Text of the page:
Peripheral arterial occlusion can occur from plaque deposition of peripheral arteries or an acute occlusion from a blood clot travelling from the heart (e.g. from an un-anticoagulated atrial fibrillation), causing a cool pale and painful limb. It requires anticoagulation and potentially surgical correction with thrombectomy in severe cases.
Phlegmasia Cerulea Dolens
Phelgmasia cerulea dolens (PCD) is a condition of severe extremity deep vein thrombosis that causes neurovascular compromise of the limb. Patients may require thrombectomy (clot removal) or thrombolysis (use of ‘clot busting’ medication) to treat the condition in addition to blood thinners. PCD can lead to amputation, PE and significant mortality.
Pulmonary contusions are causing by blunt force trauma to the chest, often associated with rib fractures. Injury to the lung tissue leads to shortness of breath and can cause a bloody cough (hemoptysis). Treatment is with pain control and respiratory support/monitoring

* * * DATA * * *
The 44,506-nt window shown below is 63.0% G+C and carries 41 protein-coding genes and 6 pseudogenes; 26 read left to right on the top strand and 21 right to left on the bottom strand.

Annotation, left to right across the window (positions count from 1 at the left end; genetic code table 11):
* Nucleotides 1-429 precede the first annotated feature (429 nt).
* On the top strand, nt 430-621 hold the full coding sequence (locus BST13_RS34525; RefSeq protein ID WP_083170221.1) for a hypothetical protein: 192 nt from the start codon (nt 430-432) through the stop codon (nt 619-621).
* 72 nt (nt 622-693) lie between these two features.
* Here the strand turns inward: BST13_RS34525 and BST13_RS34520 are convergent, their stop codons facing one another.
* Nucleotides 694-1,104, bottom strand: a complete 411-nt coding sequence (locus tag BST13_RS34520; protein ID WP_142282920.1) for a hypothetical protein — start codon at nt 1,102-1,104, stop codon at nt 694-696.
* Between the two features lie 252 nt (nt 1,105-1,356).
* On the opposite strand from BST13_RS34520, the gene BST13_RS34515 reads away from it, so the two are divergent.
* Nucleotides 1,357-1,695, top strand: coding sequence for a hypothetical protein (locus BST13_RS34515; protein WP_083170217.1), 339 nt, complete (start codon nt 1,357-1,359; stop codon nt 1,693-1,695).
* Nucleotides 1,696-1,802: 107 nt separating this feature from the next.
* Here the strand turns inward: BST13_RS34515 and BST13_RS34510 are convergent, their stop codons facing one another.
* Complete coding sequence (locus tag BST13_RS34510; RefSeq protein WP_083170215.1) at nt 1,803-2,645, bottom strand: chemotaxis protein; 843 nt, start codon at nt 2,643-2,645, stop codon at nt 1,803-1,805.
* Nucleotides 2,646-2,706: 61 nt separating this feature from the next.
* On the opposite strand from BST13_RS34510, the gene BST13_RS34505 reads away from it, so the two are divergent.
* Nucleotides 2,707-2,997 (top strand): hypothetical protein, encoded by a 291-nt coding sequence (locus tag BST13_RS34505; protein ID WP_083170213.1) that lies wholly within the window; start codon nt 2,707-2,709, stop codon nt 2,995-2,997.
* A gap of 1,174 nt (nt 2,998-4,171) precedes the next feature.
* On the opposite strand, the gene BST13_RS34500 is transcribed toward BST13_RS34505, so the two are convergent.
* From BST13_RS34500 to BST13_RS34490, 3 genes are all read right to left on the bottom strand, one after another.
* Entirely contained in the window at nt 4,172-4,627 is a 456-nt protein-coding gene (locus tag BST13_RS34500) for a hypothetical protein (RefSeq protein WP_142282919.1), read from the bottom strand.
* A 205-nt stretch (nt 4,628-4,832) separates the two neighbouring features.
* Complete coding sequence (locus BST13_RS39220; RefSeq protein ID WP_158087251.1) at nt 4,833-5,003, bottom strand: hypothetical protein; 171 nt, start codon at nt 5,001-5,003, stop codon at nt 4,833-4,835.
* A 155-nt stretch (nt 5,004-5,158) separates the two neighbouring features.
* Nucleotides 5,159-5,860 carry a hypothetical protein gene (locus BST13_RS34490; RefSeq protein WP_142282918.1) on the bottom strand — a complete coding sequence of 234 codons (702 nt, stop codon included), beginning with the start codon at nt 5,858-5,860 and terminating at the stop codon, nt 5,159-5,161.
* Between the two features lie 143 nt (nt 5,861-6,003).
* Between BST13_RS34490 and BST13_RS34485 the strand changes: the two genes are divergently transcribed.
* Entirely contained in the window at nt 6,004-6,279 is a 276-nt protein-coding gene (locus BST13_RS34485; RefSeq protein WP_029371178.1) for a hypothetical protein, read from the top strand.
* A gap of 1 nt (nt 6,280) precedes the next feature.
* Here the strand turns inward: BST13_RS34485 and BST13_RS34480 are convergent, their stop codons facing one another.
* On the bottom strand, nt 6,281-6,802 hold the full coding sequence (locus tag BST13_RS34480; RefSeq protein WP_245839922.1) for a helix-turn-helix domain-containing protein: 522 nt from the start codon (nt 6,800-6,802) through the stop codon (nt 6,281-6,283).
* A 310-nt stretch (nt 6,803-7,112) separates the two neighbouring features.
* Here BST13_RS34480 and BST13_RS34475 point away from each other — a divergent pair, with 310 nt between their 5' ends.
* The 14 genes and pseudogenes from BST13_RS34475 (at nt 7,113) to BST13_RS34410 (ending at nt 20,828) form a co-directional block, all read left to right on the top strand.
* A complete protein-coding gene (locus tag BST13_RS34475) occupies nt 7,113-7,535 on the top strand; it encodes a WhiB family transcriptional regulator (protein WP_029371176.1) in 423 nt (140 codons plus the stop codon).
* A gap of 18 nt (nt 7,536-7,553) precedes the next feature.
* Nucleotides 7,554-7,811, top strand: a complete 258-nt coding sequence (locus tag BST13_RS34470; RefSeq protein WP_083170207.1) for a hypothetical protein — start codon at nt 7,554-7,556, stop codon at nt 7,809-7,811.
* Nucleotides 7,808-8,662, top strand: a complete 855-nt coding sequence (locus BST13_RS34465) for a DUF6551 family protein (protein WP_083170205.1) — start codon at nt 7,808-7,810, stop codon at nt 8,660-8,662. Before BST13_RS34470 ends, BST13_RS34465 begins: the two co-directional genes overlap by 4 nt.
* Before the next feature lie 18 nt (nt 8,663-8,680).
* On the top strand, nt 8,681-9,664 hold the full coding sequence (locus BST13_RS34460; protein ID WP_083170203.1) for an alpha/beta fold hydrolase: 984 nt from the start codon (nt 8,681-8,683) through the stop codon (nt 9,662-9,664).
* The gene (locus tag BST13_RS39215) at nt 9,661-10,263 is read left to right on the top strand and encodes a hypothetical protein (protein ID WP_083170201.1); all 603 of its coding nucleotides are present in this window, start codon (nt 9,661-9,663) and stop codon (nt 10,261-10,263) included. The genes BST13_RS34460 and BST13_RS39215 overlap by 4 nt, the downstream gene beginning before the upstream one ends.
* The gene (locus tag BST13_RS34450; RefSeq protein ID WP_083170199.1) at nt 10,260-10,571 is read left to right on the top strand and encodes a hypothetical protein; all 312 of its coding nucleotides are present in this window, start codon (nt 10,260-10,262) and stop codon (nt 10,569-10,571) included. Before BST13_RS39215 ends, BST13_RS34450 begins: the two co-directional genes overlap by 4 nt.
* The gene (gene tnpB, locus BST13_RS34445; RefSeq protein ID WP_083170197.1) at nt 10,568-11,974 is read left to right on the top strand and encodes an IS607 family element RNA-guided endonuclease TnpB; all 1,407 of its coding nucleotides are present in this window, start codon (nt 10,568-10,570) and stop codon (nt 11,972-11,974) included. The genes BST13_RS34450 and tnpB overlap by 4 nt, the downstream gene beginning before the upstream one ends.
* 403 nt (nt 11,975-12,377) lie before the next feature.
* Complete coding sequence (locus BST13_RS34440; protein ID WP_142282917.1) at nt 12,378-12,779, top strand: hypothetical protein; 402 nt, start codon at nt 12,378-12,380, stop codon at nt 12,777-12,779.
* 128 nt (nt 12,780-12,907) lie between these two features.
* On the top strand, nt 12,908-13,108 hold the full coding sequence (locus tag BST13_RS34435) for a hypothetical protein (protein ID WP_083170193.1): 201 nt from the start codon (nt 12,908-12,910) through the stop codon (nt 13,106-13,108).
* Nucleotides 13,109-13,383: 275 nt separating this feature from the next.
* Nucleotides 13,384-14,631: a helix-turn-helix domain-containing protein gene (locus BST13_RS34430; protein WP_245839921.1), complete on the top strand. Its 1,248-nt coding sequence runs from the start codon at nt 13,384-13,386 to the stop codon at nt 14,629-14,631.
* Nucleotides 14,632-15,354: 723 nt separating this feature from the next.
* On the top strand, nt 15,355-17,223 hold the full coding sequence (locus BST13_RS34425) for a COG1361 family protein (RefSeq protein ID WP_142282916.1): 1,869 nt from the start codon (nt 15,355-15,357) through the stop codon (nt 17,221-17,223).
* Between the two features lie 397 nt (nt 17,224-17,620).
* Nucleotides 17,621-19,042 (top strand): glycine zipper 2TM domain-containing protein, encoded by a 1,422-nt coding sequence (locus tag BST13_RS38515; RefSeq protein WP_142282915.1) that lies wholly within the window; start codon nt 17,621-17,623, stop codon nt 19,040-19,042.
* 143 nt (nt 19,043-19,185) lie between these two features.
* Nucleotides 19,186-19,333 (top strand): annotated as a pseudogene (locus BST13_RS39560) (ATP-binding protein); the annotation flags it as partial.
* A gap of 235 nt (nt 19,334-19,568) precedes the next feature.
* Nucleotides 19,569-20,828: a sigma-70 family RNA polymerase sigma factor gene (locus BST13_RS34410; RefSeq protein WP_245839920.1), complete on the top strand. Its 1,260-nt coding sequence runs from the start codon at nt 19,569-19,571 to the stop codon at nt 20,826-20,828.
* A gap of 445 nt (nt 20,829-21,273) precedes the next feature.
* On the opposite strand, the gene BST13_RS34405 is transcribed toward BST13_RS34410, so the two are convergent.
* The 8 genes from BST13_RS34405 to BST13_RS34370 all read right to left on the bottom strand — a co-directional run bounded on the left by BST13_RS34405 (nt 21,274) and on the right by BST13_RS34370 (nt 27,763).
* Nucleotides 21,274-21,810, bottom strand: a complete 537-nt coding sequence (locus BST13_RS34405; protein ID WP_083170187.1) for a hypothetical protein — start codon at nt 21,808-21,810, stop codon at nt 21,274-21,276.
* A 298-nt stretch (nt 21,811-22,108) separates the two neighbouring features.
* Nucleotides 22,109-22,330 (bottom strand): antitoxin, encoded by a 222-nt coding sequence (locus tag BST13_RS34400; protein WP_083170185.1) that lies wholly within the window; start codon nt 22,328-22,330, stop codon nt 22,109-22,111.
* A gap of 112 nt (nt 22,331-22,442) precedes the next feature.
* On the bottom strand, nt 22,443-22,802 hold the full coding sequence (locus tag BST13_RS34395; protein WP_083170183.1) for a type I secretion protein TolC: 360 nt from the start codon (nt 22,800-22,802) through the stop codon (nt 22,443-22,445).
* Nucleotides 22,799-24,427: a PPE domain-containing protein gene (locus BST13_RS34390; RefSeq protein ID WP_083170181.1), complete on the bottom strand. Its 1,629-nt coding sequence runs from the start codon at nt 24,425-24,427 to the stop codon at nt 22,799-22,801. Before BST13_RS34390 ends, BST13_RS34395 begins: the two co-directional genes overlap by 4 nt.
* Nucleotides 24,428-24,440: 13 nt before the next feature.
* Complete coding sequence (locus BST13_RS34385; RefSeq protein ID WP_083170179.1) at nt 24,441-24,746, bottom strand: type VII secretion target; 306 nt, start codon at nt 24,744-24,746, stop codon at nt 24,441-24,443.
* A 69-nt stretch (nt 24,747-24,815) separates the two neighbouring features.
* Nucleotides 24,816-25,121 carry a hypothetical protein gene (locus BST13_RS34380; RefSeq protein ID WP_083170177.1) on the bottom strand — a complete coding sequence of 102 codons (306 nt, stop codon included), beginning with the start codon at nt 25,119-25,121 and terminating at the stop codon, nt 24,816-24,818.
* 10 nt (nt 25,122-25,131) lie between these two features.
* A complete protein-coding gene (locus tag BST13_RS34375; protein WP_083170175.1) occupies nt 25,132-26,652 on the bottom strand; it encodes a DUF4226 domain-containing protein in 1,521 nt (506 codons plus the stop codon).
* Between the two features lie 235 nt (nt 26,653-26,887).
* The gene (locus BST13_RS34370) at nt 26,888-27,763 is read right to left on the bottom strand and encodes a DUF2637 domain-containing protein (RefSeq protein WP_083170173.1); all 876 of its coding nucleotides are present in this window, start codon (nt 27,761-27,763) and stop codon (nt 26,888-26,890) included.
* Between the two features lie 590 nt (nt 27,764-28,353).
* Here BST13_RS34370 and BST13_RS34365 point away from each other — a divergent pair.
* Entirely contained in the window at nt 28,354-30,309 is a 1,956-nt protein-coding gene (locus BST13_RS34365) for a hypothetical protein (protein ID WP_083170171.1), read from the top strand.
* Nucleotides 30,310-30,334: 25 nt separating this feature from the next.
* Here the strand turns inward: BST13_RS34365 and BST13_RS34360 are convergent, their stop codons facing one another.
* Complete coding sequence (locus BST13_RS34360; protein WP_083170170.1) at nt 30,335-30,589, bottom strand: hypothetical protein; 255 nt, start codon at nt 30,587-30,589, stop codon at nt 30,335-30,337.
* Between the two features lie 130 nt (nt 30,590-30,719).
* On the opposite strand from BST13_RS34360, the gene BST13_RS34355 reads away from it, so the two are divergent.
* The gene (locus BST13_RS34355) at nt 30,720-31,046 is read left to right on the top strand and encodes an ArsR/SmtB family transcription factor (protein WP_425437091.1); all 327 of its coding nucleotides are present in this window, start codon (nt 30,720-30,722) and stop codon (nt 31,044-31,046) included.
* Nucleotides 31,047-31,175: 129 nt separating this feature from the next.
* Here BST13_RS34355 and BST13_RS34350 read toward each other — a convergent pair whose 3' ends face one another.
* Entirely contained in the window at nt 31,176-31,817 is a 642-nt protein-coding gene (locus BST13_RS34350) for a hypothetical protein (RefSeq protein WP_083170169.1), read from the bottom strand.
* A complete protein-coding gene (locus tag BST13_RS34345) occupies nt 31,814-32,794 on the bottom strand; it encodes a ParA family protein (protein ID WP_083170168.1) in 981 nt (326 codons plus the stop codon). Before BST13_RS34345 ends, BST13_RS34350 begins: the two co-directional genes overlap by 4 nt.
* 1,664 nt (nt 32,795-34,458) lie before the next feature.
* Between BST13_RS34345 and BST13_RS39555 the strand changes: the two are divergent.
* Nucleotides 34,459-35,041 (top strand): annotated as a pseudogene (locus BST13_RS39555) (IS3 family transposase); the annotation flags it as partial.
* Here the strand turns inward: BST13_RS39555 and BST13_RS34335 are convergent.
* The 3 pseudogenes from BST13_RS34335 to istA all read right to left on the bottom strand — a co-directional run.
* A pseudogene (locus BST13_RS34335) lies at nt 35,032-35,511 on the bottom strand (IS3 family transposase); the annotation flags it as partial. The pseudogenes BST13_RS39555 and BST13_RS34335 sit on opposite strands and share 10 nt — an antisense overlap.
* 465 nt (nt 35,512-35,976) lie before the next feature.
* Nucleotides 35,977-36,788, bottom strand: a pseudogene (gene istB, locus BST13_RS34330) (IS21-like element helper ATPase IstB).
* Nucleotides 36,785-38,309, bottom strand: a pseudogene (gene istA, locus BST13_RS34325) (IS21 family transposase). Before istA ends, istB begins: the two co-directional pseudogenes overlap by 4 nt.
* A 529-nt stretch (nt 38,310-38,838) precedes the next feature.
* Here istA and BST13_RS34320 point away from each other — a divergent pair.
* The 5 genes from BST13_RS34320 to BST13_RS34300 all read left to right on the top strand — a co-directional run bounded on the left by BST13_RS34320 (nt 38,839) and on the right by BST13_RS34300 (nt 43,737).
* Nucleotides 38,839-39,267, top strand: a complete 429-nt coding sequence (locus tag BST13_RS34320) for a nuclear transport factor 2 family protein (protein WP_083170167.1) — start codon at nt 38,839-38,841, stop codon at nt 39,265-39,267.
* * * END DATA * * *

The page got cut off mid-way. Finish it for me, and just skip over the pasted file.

Retroperitoneal hemorrhage is bleeding into the potential space between the abdomen and back. It can cause severe back pain and hypotension from acute blood loss. Causes include pelvic fracture, kidney injury, or spontaneous hemorrhage from the blood vessels in the retroperitoneal space. Patients on long term anticoagulant therapy are at increased risk for the latter.
Spinal Cord Injury
Spinal cord injury is caused by acute trauma to the cervical, thoracic, and/or lumbar spine causing loss of sensation and/or motor function to the body and extremities based on the level injured. In children, this can occur without any evidence of bony injury to the spine (SCIWORA). Injury to the associated sympathetic nervous system chain can cause spinal shock (hypotension and paradoxical bradycardia). Treatment may involve surgical stabilization of associated bony injury.